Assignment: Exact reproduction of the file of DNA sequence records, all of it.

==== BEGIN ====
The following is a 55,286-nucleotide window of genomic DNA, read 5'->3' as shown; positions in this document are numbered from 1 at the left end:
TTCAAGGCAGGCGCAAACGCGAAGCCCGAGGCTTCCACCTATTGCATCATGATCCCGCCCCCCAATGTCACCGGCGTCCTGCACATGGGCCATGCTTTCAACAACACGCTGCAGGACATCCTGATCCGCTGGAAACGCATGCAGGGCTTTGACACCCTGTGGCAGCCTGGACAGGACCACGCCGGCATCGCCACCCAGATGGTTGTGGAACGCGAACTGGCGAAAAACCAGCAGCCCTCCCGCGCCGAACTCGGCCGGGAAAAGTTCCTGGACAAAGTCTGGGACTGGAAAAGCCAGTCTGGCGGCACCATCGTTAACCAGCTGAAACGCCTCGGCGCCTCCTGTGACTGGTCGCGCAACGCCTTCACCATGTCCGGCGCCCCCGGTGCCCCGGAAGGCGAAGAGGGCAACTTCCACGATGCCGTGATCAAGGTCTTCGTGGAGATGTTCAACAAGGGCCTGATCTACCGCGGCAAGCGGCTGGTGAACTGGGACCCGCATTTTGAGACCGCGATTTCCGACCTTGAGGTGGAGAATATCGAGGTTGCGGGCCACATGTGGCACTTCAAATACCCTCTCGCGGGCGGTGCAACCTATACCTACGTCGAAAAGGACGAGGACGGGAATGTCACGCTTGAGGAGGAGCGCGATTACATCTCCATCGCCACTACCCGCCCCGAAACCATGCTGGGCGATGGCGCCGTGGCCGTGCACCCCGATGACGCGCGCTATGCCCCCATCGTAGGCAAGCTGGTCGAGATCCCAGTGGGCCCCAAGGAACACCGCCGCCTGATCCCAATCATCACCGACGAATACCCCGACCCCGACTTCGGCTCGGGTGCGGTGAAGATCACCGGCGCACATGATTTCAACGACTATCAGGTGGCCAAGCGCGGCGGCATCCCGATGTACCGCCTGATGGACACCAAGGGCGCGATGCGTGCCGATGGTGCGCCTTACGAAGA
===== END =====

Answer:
The following is a 55,286-nucleotide window of genomic DNA, read 5'->3' as shown; positions in this document are numbered from 1 at the left end:
TTCAAGGCAGGCGCAAACGCGAAGCCCGAGGCTTCCACCTATTGCATCATGATCCCGCCCCCCAATGTCACCGGCGTCCTGCACATGGGCCATGCTTTCAACAACACGCTGCAGGACATCCTGATCCGCTGGAAACGCATGCAGGGCTTTGACACCCTGTGGCAGCCTGGACAGGACCACGCCGGCATCGCCACCCAGATGGTTGTGGAACGCGAACTGGCGAAAAACCAGCAGCCCTCCCGCGCCGAACTCGGCCGGGAAAAGTTCCTGGACAAAGTCTGGGACTGGAAAAGCCAGTCTGGCGGCACCATCGTTAACCAGCTGAAACGCCTCGGCGCCTCCTGTGACTGGTCGCGCAACGCCTTCACCATGTCCGGCGCCCCCGGTGCCCCGGAAGGCGAAGAGGGCAACTTCCACGATGCCGTGATCAAGGTCTTCGTGGAGATGTTCAACAAGGGCCTGATCTACCGCGGCAAGCGGCTGGTGAACTGGGACCCGCATTTTGAGACCGCGATTTCCGACCTTGAGGTGGAGAATATCGAGGTTGCGGGCCACATGTGGCACTTCAAATACCCTCTCGCGGGCGGTGCAACCTATACCTACGTCGAAAAGGACGAGGACGGGAATGTCACGCTTGAGGAGGAGCGCGATTACATCTCCATCGCCACTACCCGCCCCGAAACCATGCTGGGCGATGGCGCCGTGGCCGTGCACCCCGATGACGCGCGCTATGCCCCCATCGTAGGCAAGCTGGTCGAGATCCCAGTGGGCCCCAAGGAACACCGCCGCCTGATCCCAATCATCACCGACGAATACCCCGACCCCGACTTCGGCTCGGGTGCGGTGAAGATCACCGGCGCACATGATTTCAACGACTATCAGGTGGCCAAGCGCGGCGGCATCCCGATGTACCGCCTGATGGACACCAAGGGCGCGATGCGTGCCGATGGTGCGCCTTACGAAGA